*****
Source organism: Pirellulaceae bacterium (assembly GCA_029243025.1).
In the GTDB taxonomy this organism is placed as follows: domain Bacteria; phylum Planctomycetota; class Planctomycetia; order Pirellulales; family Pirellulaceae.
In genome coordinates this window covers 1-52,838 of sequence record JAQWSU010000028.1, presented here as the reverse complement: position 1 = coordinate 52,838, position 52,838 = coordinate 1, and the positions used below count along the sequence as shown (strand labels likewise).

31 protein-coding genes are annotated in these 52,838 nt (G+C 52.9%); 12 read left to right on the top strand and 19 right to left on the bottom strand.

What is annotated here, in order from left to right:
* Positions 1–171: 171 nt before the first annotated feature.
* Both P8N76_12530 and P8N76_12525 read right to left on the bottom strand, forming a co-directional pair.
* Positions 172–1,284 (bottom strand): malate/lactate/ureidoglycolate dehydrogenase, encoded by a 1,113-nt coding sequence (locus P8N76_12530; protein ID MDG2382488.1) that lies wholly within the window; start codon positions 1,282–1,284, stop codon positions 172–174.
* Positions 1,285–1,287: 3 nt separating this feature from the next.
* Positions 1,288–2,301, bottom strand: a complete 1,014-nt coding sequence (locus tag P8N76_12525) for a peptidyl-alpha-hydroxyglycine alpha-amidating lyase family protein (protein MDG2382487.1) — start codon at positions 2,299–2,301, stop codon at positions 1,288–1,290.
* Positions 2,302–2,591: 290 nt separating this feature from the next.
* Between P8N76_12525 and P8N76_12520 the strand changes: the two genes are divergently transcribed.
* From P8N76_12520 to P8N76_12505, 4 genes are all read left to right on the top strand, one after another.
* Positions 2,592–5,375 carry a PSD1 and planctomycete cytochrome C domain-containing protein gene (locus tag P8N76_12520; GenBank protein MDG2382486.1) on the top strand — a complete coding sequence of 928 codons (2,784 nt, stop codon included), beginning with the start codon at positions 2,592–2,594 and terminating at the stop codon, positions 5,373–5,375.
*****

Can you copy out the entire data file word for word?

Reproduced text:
Source organism: Pirellulaceae bacterium (assembly GCA_029243025.1).
In the GTDB taxonomy this organism is placed as follows: domain Bacteria; phylum Planctomycetota; class Planctomycetia; order Pirellulales; family Pirellulaceae.
In genome coordinates this window covers 1-52,838 of sequence record JAQWSU010000028.1, presented here as the reverse complement: position 1 = coordinate 52,838, position 52,838 = coordinate 1, and the positions used below count along the sequence as shown (strand labels likewise).

31 protein-coding genes are annotated in these 52,838 nt (G+C 52.9%); 12 read left to right on the top strand and 19 right to left on the bottom strand.

What is annotated here, in order from left to right:
* Positions 1–171: 171 nt before the first annotated feature.
* Both P8N76_12530 and P8N76_12525 read right to left on the bottom strand, forming a co-directional pair.
* Positions 172–1,284 (bottom strand): malate/lactate/ureidoglycolate dehydrogenase, encoded by a 1,113-nt coding sequence (locus P8N76_12530; protein ID MDG2382488.1) that lies wholly within the window; start codon positions 1,282–1,284, stop codon positions 172–174.
* Positions 1,285–1,287: 3 nt separating this feature from the next.
* Positions 1,288–2,301, bottom strand: a complete 1,014-nt coding sequence (locus tag P8N76_12525) for a peptidyl-alpha-hydroxyglycine alpha-amidating lyase family protein (protein MDG2382487.1) — start codon at positions 2,299–2,301, stop codon at positions 1,288–1,290.
* Positions 2,302–2,591: 290 nt separating this feature from the next.
* Between P8N76_12525 and P8N76_12520 the strand changes: the two genes are divergently transcribed.
* From P8N76_12520 to P8N76_12505, 4 genes are all read left to right on the top strand, one after another.
* Positions 2,592–5,375 carry a PSD1 and planctomycete cytochrome C domain-containing protein gene (locus tag P8N76_12520; GenBank protein MDG2382486.1) on the top strand — a complete coding sequence of 928 codons (2,784 nt, stop codon included), beginning with the start codon at positions 2,592–2,594 and terminating at the stop codon, positions 5,373–5,375.